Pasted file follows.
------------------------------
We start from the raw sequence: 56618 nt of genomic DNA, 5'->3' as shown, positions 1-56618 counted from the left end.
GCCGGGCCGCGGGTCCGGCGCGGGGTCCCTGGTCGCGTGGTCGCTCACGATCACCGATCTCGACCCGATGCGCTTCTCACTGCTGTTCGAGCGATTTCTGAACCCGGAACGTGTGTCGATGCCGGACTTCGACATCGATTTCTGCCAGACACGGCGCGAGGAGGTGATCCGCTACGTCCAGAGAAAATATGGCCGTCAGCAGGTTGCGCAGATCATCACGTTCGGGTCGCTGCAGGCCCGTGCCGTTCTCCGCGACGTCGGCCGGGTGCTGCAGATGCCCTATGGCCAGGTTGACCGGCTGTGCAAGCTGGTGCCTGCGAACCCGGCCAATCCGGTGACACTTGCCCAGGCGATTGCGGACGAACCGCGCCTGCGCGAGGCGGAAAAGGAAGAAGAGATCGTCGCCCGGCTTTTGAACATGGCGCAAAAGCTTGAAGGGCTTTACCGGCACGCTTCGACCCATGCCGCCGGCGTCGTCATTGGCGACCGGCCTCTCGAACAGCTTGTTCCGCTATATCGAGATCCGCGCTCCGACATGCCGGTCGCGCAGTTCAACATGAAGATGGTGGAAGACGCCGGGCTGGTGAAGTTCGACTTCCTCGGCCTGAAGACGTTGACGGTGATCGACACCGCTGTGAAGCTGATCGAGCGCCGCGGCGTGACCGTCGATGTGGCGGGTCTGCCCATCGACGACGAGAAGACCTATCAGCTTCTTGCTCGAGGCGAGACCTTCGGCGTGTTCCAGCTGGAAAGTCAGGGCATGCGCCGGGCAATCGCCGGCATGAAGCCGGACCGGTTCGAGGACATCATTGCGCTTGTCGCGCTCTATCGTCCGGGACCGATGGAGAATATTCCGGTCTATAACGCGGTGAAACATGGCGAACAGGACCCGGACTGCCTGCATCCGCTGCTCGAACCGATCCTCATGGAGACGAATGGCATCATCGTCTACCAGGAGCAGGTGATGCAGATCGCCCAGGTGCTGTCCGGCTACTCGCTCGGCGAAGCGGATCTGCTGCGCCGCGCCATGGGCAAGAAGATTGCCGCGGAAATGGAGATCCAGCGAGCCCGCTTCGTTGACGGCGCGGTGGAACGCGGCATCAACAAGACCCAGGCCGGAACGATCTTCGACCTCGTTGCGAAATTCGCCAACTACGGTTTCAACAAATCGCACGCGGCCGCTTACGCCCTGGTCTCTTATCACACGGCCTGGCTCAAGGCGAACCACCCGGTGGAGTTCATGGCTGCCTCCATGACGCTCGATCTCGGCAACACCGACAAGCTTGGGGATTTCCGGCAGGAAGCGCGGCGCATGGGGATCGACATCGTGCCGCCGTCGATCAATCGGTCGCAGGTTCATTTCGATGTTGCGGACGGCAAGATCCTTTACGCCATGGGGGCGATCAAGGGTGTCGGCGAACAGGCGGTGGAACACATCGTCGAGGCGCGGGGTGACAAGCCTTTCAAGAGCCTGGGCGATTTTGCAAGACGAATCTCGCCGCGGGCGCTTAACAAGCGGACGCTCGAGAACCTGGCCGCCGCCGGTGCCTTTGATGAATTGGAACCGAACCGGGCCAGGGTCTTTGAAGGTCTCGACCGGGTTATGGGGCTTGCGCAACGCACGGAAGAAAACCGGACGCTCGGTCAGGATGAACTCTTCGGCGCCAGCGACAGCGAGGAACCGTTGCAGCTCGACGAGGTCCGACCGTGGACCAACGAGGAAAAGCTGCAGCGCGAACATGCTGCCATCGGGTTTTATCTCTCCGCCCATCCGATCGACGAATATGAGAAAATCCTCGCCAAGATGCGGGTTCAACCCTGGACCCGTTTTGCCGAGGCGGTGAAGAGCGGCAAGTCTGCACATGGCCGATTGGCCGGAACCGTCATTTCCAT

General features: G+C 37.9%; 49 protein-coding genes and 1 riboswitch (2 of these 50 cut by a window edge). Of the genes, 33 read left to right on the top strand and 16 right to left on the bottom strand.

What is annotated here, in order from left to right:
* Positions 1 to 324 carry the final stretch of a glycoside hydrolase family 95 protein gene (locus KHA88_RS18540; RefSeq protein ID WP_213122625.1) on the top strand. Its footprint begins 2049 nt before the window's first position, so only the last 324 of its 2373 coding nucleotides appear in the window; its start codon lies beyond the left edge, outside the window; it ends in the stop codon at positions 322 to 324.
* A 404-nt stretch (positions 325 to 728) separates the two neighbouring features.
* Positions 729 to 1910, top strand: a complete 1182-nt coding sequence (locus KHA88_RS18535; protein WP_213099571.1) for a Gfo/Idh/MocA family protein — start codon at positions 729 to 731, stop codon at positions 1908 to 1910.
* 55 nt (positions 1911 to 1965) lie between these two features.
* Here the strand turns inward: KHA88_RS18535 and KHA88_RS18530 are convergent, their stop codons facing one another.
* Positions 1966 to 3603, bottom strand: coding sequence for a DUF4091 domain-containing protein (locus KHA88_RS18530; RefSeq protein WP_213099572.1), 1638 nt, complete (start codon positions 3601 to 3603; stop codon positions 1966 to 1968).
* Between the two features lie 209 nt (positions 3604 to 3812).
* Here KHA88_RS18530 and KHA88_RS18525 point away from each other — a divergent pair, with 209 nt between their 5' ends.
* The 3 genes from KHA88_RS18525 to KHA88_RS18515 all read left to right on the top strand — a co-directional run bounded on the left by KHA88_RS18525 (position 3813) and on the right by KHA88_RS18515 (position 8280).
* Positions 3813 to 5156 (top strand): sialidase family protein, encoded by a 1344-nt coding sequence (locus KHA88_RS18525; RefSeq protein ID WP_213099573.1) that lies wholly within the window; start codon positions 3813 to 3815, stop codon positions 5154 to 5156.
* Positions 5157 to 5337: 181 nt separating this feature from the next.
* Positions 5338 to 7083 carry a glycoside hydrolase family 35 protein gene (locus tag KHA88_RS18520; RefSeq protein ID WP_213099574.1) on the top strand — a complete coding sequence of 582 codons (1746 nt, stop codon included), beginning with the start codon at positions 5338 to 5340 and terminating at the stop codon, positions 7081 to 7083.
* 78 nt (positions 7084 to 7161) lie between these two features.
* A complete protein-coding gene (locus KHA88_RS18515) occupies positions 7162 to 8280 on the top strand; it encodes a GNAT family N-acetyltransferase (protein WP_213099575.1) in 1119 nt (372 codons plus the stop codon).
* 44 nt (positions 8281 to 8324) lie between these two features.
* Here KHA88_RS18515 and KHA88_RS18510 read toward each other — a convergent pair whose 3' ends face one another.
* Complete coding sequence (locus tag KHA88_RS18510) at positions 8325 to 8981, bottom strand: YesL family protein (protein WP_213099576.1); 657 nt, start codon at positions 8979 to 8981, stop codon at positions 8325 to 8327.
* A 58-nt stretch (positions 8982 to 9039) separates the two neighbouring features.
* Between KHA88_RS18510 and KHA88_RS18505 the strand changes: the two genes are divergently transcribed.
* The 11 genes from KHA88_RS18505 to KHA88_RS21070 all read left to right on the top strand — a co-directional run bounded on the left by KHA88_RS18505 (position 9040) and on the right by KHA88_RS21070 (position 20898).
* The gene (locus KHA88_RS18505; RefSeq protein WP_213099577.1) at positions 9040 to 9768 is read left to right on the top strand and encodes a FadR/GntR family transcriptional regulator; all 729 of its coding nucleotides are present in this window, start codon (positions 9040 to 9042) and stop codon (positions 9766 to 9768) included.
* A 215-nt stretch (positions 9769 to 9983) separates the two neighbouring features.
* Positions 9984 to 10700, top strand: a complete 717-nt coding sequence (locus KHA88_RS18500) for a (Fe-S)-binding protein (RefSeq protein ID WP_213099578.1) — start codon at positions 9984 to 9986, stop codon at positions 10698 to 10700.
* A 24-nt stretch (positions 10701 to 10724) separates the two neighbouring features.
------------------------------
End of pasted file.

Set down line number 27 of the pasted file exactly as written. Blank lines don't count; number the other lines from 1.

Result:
* Positions 9984 to 10700, top strand: a complete 717-nt coding sequence (locus KHA88_RS18500) for a (Fe-S)-binding protein (RefSeq protein ID WP_213099578.1) — start codon at positions 9984 to 9986, stop codon at positions 10698 to 10700.